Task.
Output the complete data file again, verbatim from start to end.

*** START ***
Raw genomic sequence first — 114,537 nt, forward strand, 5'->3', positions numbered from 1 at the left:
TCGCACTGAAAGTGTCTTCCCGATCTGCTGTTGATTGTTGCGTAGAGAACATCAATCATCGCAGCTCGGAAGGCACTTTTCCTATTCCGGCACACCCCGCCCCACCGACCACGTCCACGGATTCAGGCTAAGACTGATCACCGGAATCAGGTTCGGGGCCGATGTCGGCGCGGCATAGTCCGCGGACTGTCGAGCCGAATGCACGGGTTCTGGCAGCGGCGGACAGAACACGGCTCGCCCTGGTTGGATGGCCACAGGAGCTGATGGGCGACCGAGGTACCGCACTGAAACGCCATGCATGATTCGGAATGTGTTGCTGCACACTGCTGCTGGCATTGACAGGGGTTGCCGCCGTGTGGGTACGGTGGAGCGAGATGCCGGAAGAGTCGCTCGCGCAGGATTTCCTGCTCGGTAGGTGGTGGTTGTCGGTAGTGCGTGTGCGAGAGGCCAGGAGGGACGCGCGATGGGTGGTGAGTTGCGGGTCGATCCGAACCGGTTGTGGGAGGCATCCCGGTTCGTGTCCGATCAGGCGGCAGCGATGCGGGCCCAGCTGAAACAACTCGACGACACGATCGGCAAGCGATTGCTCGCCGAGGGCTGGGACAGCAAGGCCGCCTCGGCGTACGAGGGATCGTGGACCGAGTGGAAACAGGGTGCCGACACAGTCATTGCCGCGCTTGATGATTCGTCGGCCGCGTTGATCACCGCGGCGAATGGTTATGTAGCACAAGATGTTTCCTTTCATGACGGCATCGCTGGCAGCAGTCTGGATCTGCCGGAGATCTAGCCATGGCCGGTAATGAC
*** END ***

Raw genomic sequence first — 114,537 nt, forward strand, 5'->3', positions numbered from 1 at the left:
TCGCACTGAAAGTGTCTTCCCGATCTGCTGTTGATTGTTGCGTAGAGAACATCAATCATCGCAGCTCGGAAGGCACTTTTCCTATTCCGGCACACCCCGCCCCACCGACCACGTCCACGGATTCAGGCTAAGACTGATCACCGGAATCAGGTTCGGGGCCGATGTCGGCGCGGCATAGTCCGCGGACTGTCGAGCCGAATGCACGGGTTCTGGCAGCGGCGGACAGAACACGGCTCGCCCTGGTTGGATGGCCACAGGAGCTGATGGGCGACCGAGGTACCGCACTGAAACGCCATGCATGATTCGGAATGTGTTGCTGCACACTGCTGCTGGCATTGACAGGGGTTGCCGCCGTGTGGGTACGGTGGAGCGAGATGCCGGAAGAGTCGCTCGCGCAGGATTTCCTGCTCGGTAGGTGGTGGTTGTCGGTAGTGCGTGTGCGAGAGGCCAGGAGGGACGCGCGATGGGTGGTGAGTTGCGGGTCGATCCGAACCGGTTGTGGGAGGCATCCCGGTTCGTGTCCGATCAGGCGGCAGCGATGCGGGCCCAGCTGAAACAACTCGACGACACGATCGGCAAGCGATTGCTCGCCGAGGGCTGGGACAGCAAGGCCGCCTCGGCGTACGAGGGATCGTGGACCGAGTGGAAACAGGGTGCCGACACAGTCATTGCCGCGCTTGATGATTCGTCGGCCGCGTTGATCACCGCGGCGAATGGTTATGTAGCACAAGATGTTTCCTTTCATGACGGCATCGCTGGCAGCAGTCTGGATCTGCCGGAGATCTAGCCATGGCCGGTAATGAC